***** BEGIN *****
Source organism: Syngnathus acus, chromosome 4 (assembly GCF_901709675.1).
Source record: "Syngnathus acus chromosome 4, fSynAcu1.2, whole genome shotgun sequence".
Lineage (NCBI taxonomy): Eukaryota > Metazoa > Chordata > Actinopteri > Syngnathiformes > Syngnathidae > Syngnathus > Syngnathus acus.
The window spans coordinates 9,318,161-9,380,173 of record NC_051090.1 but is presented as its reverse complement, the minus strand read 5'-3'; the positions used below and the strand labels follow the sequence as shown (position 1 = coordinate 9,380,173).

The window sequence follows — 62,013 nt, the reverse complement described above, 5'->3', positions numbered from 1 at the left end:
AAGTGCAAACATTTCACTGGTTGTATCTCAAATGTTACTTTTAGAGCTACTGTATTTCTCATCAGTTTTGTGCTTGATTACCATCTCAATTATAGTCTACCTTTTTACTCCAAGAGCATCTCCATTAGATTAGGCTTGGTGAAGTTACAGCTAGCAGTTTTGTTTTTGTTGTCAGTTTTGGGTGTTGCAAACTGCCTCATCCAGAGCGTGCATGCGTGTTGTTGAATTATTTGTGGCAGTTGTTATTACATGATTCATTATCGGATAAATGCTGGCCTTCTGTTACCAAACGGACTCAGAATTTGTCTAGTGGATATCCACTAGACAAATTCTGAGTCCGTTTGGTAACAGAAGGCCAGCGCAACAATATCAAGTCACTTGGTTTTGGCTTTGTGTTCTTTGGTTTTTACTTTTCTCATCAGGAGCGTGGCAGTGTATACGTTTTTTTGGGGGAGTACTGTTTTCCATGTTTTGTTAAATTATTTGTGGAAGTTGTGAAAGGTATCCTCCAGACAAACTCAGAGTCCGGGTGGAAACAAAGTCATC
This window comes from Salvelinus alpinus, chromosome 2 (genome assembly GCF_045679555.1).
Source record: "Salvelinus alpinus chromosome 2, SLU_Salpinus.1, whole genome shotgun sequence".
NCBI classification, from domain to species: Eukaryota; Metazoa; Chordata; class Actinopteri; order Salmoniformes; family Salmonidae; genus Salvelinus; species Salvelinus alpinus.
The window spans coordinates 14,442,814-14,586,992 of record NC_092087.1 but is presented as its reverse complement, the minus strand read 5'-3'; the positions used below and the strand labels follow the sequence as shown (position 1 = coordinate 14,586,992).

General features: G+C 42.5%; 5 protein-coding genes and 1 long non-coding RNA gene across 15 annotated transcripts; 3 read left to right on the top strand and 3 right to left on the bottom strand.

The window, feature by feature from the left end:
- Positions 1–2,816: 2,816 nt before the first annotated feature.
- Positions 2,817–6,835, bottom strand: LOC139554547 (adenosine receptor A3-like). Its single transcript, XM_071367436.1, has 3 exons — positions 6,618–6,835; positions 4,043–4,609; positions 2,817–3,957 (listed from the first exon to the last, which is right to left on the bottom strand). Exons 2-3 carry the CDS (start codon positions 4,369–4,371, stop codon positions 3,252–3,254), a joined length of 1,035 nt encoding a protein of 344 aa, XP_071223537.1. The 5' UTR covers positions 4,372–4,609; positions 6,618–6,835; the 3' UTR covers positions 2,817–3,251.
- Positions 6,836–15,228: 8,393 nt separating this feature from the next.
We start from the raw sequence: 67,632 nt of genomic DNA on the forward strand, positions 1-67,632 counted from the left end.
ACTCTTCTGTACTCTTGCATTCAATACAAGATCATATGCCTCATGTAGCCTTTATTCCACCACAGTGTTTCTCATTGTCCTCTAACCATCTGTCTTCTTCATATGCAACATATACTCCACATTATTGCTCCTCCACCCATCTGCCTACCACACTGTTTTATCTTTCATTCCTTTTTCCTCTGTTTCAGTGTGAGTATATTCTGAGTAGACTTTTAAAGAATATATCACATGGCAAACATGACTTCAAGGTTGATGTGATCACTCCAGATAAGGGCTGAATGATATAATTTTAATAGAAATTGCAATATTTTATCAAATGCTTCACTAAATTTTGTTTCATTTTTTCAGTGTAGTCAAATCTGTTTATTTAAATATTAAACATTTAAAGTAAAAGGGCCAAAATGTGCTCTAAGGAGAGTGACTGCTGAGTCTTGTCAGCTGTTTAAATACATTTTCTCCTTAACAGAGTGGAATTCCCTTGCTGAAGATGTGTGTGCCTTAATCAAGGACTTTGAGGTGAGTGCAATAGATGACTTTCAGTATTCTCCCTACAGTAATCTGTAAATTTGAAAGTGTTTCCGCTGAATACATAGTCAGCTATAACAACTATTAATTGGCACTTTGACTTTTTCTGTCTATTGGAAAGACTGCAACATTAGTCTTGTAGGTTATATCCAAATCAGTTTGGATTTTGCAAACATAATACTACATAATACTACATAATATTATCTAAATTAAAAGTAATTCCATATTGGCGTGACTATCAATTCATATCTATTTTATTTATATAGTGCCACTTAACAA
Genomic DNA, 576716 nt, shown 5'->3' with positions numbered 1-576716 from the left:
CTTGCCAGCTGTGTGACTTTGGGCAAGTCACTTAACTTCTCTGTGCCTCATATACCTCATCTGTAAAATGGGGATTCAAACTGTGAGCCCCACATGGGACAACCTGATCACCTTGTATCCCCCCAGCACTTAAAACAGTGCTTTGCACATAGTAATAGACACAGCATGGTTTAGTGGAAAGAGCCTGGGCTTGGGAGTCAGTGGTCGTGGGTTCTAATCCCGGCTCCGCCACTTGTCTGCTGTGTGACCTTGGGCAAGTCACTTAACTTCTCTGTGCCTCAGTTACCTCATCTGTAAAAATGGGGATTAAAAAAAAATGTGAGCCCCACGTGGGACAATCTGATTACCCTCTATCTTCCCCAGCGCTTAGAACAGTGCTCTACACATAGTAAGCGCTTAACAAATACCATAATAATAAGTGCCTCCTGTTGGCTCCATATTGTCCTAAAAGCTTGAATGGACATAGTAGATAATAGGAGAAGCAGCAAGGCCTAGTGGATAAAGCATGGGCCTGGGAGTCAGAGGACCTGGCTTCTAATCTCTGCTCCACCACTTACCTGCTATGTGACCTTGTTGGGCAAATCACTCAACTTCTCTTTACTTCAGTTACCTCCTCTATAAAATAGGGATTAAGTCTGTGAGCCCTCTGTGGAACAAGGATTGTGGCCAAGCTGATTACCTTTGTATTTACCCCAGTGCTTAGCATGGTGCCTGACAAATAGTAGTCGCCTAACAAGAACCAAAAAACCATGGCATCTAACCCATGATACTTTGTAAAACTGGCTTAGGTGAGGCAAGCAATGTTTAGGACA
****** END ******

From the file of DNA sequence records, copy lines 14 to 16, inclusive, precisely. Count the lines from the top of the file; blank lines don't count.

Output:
- Positions 2,817–6,835, bottom strand: LOC139554547 (adenosine receptor A3-like). Its single transcript, XM_071367436.1, has 3 exons — positions 6,618–6,835; positions 4,043–4,609; positions 2,817–3,957 (listed from the first exon to the last, which is right to left on the bottom strand). Exons 2-3 carry the CDS (start codon positions 4,369–4,371, stop codon positions 3,252–3,254), a joined length of 1,035 nt encoding a protein of 344 aa, XP_071223537.1. The 5' UTR covers positions 4,372–4,609; positions 6,618–6,835; the 3' UTR covers positions 2,817–3,251.
- Positions 6,836–15,228: 8,393 nt separating this feature from the next.
We start from the raw sequence: 67,632 nt of genomic DNA on the forward strand, positions 1-67,632 counted from the left end.